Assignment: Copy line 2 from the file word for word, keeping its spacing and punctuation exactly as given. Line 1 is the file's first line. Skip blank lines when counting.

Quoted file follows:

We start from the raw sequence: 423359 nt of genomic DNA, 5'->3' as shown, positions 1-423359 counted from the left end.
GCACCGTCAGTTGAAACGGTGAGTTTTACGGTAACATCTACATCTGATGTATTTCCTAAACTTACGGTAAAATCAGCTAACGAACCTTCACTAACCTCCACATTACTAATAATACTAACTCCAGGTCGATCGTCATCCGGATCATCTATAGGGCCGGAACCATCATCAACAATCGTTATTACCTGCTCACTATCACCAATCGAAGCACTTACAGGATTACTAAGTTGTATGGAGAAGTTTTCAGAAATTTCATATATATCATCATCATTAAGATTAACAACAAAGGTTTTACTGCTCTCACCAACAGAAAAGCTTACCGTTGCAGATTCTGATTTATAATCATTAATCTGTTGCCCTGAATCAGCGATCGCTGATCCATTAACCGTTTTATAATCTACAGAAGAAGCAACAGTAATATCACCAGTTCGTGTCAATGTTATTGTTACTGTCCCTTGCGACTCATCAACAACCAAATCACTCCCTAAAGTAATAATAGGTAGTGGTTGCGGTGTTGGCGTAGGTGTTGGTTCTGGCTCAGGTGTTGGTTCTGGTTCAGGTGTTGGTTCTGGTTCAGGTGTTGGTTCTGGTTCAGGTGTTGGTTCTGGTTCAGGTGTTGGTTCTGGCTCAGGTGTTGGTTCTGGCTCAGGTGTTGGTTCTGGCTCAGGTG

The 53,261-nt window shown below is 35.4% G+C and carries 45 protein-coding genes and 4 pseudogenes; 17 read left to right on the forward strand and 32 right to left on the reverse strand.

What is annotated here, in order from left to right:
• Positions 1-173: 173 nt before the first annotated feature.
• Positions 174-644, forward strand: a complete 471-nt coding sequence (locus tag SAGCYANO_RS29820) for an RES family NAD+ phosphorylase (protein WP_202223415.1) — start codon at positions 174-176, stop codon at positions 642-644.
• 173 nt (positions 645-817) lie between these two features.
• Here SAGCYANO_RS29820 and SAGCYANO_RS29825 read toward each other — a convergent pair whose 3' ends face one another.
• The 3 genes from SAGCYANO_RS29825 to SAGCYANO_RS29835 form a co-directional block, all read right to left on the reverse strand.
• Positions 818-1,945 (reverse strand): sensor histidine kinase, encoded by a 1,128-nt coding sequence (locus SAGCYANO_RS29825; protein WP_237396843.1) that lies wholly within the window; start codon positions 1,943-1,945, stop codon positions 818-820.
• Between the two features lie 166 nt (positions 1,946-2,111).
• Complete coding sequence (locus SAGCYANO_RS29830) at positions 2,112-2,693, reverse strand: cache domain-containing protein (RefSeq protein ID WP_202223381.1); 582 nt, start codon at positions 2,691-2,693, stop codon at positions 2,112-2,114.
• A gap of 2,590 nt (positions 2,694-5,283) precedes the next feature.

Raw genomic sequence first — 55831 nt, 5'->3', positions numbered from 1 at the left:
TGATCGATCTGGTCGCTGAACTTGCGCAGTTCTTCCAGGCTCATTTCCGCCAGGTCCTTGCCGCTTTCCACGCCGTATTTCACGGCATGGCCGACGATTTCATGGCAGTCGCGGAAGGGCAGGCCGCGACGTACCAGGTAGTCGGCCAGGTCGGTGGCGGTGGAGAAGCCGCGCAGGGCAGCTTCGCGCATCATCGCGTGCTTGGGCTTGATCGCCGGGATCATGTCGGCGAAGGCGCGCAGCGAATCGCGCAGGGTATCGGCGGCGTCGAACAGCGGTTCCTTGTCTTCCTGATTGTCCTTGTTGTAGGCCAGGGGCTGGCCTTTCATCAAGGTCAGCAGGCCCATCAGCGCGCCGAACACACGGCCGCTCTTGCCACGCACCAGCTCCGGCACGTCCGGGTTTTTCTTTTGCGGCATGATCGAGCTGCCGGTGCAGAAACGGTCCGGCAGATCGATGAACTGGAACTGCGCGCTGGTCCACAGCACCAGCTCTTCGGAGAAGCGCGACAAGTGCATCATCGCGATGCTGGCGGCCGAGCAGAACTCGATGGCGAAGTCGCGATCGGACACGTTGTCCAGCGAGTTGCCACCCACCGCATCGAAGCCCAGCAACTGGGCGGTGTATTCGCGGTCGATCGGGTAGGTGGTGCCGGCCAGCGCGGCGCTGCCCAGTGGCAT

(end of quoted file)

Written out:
GCACCGTCAGTTGAAACGGTGAGTTTTACGGTAACATCTACATCTGATGTATTTCCTAAACTTACGGTAAAATCAGCTAACGAACCTTCACTAACCTCCACATTACTAATAATACTAACTCCAGGTCGATCGTCATCCGGATCATCTATAGGGCCGGAACCATCATCAACAATCGTTATTACCTGCTCACTATCACCAATCGAAGCACTTACAGGATTACTAAGTTGTATGGAGAAGTTTTCAGAAATTTCATATATATCATCATCATTAAGATTAACAACAAAGGTTTTACTGCTCTCACCAACAGAAAAGCTTACCGTTGCAGATTCTGATTTATAATCATTAATCTGTTGCCCTGAATCAGCGATCGCTGATCCATTAACCGTTTTATAATCTACAGAAGAAGCAACAGTAATATCACCAGTTCGTGTCAATGTTATTGTTACTGTCCCTTGCGACTCATCAACAACCAAATCACTCCCTAAAGTAATAATAGGTAGTGGTTGCGGTGTTGGCGTAGGTGTTGGTTCTGGCTCAGGTGTTGGTTCTGGTTCAGGTGTTGGTTCTGGTTCAGGTGTTGGTTCTGGTTCAGGTGTTGGTTCTGGTTCAGGTGTTGGTTCTGGCTCAGGTGTTGGTTCTGGCTCAGGTGTTGGTTCTGGCTCAGGTG